Defendant Convicted of DUI in Swift Verdict

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By Jamie Moddelmog

After only two days and two witnesses, the brief drunk driving trial of Anthony Martinez concluded on Tuesday with the defendant swiftly found guilty on all counts by a jury. He was convicted of driving under the influence and of driving with a blood alcohol concentration (BAC) of over .08 percent.  Both counts were given enhancements because his BAC was over .15 percent.

The day began with the testimony of the trial’s second witness, “MA,” who had witnessed the incident from inside her Woodland duplex. She testified that she saw a red pickup truck driving erratically across the street from her home.

MA said she heard the sound of “metal against metal” and saw a red pickup truck drive away from a white Lincoln that was parked along the curb. She believed the truck had hit the Lincoln, which was later proven false by police who showed up at the scene.  No damage to the Lincoln was discovered.

After hearing what she thought was a crash, she came to the conclusion that the driver of the red pickup was drunk and called the police to report it.

When the dispatcher asked her to list the license plate number of the Lincoln, she said she had to step outside and walk toward the vehicle to make it out, because she was not wearing her glasses. The defense attorney, Richard Lansburgh, pointed out she was wearing her glasses in court.  She stated that she wears them all the time “for distance.”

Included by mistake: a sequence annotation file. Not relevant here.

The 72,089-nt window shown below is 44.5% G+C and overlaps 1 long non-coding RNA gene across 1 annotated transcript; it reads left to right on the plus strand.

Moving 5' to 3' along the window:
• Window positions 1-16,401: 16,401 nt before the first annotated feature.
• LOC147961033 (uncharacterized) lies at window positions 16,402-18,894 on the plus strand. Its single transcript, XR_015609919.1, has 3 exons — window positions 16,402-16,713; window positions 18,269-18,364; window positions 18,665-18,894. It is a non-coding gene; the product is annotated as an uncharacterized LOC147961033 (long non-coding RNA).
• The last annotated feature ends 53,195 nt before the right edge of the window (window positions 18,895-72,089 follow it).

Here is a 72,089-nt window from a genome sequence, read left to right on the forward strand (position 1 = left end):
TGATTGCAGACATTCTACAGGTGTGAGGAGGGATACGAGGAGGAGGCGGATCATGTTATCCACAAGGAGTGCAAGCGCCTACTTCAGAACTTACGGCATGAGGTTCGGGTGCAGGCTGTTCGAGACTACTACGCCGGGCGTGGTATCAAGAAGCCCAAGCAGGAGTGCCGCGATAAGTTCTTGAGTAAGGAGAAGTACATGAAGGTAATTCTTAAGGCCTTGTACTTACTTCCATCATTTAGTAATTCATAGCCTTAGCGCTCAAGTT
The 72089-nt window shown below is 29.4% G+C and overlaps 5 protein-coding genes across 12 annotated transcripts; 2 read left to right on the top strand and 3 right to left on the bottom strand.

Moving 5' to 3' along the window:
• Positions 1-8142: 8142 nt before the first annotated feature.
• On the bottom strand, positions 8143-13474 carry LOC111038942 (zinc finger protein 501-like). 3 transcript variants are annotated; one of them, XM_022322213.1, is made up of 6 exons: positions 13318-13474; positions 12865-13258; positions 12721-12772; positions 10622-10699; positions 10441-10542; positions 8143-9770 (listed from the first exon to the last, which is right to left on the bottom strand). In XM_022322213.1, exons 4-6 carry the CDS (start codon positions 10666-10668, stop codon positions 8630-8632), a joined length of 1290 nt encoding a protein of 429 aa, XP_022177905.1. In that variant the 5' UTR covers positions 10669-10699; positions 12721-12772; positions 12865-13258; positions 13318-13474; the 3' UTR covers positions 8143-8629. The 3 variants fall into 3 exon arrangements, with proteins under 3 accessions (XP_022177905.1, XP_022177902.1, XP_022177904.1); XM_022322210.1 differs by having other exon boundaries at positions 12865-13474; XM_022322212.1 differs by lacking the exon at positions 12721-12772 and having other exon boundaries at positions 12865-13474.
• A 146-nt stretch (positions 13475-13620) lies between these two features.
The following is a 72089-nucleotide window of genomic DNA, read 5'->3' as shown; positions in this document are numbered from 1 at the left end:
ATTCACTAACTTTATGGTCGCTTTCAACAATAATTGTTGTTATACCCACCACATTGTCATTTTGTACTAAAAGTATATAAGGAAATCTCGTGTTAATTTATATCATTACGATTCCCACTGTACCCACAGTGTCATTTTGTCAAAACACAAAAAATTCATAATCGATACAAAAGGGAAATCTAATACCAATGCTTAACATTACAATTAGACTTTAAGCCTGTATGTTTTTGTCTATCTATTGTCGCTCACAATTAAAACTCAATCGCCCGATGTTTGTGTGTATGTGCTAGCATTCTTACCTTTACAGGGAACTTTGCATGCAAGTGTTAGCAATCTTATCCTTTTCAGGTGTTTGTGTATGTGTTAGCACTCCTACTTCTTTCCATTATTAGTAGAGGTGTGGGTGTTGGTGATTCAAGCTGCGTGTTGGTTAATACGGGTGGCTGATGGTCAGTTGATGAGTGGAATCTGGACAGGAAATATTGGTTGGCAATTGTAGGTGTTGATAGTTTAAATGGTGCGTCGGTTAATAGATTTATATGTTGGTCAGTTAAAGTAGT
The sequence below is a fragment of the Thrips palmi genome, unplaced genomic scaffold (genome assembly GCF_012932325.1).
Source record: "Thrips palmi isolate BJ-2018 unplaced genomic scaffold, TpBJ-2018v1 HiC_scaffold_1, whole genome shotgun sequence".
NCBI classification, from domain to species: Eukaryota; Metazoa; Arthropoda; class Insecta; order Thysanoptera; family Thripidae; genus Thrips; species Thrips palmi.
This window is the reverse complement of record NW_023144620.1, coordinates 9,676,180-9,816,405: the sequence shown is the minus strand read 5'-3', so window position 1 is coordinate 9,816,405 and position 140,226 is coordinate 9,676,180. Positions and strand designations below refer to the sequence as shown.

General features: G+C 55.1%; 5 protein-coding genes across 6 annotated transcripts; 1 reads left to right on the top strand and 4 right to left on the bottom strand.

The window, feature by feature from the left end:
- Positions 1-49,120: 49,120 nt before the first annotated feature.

MA told the dispatcher that the red pickup parked on the corner of Sixth Street and County Road 24A, on the side of the street her house is on, and was halfway up on the curb. She kept an eye on the pickup and stayed on the call so that she could let the dispatcher know if it drove away. She kept her distance from the truck but watched it and did not see anyone get in or out of the vehicle.

She could not see the driver of the vehicle at any point in her observations, however, in a recording of her phone call with the 911 dispatcher she identified the driver as male. When questioned about this by the Deputy District Attorney Frits van der Hoek, she said that she was not really sure how she recollected that it was a male in the car.

She also mentioned in the call another car, saying she thought there “might have been another car.” She claimed that what she meant by this was that she thought the truck might have hit another car, not that there was another car driving.

In his cross-examination of MA, Mr. Lansburgh asked if she had ever had disputes with residents of the apartment complex across the street from her duplex before, and whether “her peace was ever disturbed” by them. She said that occasionally she had issues with noise and it was possible she had called the police one time to report a “domestic disturbance,” but she couldn’t remember for sure.

After the testimony of MA, the trial went to closing statements.  Because the defense stipulated that Mr. Martinez was in fact under the influence of alcohol on that night and had a BAC of between .19 percent and .20 percent, the only thing that needed to be proved beyond a reasonable doubt by the People was that Mr. Martinez was actually driving while he was that intoxicated.

Deputy DA van der Hoek began by reviewing testimony given on the previous day by Officer Evan Black of the Woodland Police Department.  Mr. van der Hoek stated that the defendant had his keys in his hands when Officer Black showed up at the vehicle, responding to MA’s call.  He showed a picture of the car at the time Officer Black arrived at the scene and observed that the headlights were still on.  He believed these facts suggested that the car had been driven very recently.